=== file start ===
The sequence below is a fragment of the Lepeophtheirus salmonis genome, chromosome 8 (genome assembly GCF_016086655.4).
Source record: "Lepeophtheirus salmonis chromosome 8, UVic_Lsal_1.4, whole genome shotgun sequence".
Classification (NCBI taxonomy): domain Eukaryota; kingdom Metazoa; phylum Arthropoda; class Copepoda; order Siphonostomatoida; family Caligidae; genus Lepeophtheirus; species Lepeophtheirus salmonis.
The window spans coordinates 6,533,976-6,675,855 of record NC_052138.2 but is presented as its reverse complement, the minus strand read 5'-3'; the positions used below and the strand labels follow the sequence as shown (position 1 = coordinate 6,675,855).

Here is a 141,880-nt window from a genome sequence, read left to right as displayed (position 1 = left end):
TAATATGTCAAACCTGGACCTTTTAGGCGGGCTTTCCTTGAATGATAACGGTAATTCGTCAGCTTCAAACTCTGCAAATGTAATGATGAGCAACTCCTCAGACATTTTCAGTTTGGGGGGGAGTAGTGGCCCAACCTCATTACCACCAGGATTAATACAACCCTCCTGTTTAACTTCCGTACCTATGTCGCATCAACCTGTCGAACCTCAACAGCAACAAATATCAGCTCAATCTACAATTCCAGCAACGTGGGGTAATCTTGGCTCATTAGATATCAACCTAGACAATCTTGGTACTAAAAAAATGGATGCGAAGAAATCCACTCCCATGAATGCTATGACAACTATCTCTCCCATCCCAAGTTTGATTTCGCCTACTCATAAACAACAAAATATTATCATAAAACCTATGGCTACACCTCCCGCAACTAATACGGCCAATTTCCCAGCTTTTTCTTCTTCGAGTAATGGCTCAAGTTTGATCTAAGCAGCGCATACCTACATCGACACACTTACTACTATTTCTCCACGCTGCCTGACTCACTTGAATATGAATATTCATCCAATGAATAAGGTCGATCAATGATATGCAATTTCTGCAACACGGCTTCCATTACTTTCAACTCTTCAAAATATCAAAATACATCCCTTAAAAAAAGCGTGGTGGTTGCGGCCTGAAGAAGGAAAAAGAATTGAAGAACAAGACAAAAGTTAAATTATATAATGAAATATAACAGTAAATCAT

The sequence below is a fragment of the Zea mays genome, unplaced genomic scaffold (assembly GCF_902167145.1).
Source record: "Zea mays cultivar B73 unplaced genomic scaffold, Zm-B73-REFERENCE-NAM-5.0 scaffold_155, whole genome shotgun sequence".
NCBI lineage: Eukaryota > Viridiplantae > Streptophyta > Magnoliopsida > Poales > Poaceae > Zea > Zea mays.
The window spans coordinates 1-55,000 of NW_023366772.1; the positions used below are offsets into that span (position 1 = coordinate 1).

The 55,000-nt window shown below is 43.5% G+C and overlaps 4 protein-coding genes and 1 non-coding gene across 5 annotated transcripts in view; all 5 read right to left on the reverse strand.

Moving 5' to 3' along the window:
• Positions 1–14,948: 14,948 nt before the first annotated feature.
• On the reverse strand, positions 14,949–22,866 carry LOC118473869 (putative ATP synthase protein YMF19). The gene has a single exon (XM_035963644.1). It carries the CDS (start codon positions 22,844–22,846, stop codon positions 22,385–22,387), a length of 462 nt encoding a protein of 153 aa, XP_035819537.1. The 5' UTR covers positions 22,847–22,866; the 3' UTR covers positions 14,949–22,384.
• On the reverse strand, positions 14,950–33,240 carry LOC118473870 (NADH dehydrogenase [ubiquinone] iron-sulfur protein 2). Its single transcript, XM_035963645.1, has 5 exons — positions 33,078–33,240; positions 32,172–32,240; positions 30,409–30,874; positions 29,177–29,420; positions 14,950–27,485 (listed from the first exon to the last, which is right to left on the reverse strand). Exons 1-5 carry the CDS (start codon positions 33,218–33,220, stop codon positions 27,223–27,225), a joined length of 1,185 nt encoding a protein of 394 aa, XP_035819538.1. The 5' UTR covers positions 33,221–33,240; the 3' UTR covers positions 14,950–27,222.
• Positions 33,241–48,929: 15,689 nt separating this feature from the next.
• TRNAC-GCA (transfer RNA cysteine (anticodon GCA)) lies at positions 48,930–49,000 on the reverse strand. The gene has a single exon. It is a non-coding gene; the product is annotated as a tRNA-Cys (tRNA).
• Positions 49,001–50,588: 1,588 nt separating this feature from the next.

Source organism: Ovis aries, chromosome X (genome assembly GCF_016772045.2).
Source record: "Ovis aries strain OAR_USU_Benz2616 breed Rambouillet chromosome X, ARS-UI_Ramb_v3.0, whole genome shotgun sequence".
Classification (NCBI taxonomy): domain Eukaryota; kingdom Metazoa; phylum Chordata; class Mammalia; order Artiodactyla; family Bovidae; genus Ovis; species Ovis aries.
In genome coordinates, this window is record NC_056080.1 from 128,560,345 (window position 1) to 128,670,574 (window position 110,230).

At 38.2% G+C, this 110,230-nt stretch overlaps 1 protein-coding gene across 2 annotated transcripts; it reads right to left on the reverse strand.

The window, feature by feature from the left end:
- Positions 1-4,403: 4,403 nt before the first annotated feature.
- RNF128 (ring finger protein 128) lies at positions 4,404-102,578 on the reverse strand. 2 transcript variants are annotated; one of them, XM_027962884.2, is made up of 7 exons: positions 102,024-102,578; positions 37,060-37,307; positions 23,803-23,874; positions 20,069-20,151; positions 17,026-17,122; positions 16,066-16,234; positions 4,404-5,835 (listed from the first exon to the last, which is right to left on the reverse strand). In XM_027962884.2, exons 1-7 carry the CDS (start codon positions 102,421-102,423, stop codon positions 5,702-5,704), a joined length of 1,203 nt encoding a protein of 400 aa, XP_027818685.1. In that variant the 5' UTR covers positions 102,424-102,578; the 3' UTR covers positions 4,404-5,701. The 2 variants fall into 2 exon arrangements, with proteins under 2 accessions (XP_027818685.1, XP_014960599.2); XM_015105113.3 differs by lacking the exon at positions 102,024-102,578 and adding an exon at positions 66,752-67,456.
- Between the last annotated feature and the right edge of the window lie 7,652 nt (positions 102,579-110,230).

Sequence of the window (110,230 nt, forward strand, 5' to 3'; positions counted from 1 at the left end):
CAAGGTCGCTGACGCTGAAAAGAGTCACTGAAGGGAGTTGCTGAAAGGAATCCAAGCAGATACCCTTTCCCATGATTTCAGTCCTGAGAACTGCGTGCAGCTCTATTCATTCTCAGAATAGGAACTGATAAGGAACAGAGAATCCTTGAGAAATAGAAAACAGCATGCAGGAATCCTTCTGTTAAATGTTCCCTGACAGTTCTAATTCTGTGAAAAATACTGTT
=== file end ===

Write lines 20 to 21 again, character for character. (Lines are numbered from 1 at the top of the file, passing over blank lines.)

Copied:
Source record: "Ovis aries strain OAR_USU_Benz2616 breed Rambouillet chromosome X, ARS-UI_Ramb_v3.0, whole genome shotgun sequence".
Classification (NCBI taxonomy): domain Eukaryota; kingdom Metazoa; phylum Chordata; class Mammalia; order Artiodactyla; family Bovidae; genus Ovis; species Ovis aries.